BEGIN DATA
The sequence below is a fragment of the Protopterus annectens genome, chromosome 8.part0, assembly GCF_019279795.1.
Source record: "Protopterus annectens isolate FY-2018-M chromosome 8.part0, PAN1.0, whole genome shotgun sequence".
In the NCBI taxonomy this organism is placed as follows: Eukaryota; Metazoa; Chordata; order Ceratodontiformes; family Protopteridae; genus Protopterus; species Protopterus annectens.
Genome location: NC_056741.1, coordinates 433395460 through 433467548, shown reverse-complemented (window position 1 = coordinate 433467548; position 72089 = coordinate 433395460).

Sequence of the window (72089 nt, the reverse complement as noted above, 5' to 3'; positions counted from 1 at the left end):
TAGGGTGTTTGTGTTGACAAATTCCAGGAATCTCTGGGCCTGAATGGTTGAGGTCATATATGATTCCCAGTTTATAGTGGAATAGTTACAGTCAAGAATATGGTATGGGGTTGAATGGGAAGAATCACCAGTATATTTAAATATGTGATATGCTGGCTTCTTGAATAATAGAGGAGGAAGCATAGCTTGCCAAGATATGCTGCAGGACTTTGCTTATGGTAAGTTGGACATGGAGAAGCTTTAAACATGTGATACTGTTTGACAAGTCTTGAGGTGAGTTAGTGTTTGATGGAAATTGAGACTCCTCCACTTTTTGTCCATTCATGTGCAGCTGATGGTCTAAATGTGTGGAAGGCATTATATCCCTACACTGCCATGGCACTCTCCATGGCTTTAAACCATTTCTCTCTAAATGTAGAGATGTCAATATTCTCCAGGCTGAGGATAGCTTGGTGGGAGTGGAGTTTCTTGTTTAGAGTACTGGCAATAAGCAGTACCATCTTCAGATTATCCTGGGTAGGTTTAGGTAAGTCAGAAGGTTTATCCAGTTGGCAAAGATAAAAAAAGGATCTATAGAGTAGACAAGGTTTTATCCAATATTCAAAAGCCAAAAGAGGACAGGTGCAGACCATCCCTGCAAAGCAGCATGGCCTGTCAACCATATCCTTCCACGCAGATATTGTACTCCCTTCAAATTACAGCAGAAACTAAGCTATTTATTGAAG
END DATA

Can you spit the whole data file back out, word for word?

The sequence below is a fragment of the Protopterus annectens genome, chromosome 8.part0, assembly GCF_019279795.1.
Source record: "Protopterus annectens isolate FY-2018-M chromosome 8.part0, PAN1.0, whole genome shotgun sequence".
In the NCBI taxonomy this organism is placed as follows: Eukaryota; Metazoa; Chordata; order Ceratodontiformes; family Protopteridae; genus Protopterus; species Protopterus annectens.
Genome location: NC_056741.1, coordinates 433395460 through 433467548, shown reverse-complemented (window position 1 = coordinate 433467548; position 72089 = coordinate 433395460).

Sequence of the window (72089 nt, the reverse complement as noted above, 5' to 3'; positions counted from 1 at the left end):
TAGGGTGTTTGTGTTGACAAATTCCAGGAATCTCTGGGCCTGAATGGTTGAGGTCATATATGATTCCCAGTTTATAGTGGAATAGTTACAGTCAAGAATATGGTATGGGGTTGAATGGGAAGAATCACCAGTATATTTAAATATGTGATATGCTGGCTTCTTGAATAATAGAGGAGGAAGCATAGCTTGCCAAGATATGCTGCAGGACTTTGCTTATGGTAAGTTGGACATGGAGAAGCTTTAAACATGTGATACTGTTTGACAAGTCTTGAGGTGAGTTAGTGTTTGATGGAAATTGAGACTCCTCCACTTTTTGTCCATTCATGTGCAGCTGATGGTCTAAATGTGTGGAAGGCATTATATCCCTACACTGCCATGGCACTCTCCATGGCTTTAAACCATTTCTCTCTAAATGTAGAGATGTCAATATTCTCCAGGCTGAGGATAGCTTGGTGGGAGTGGAGTTTCTTGTTTAGAGTACTGGCAATAAGCAGTACCATCTTCAGATTATCCTGGGTAGGTTTAGGTAAGTCAGAAGGTTTATCCAGTTGGCAAAGATAAAAAAAGGATCTATAGAGTAGACAAGGTTTTATCCAATATTCAAAAGCCAAAAGAGGACAGGTGCAGACCATCCCTGCAAAGCAGCATGGCCTGTCAACCATATCCTTCCACGCAGATATTGTACTCCCTTCAAATTACAGCAGAAACTAAGCTATTTATTGAAG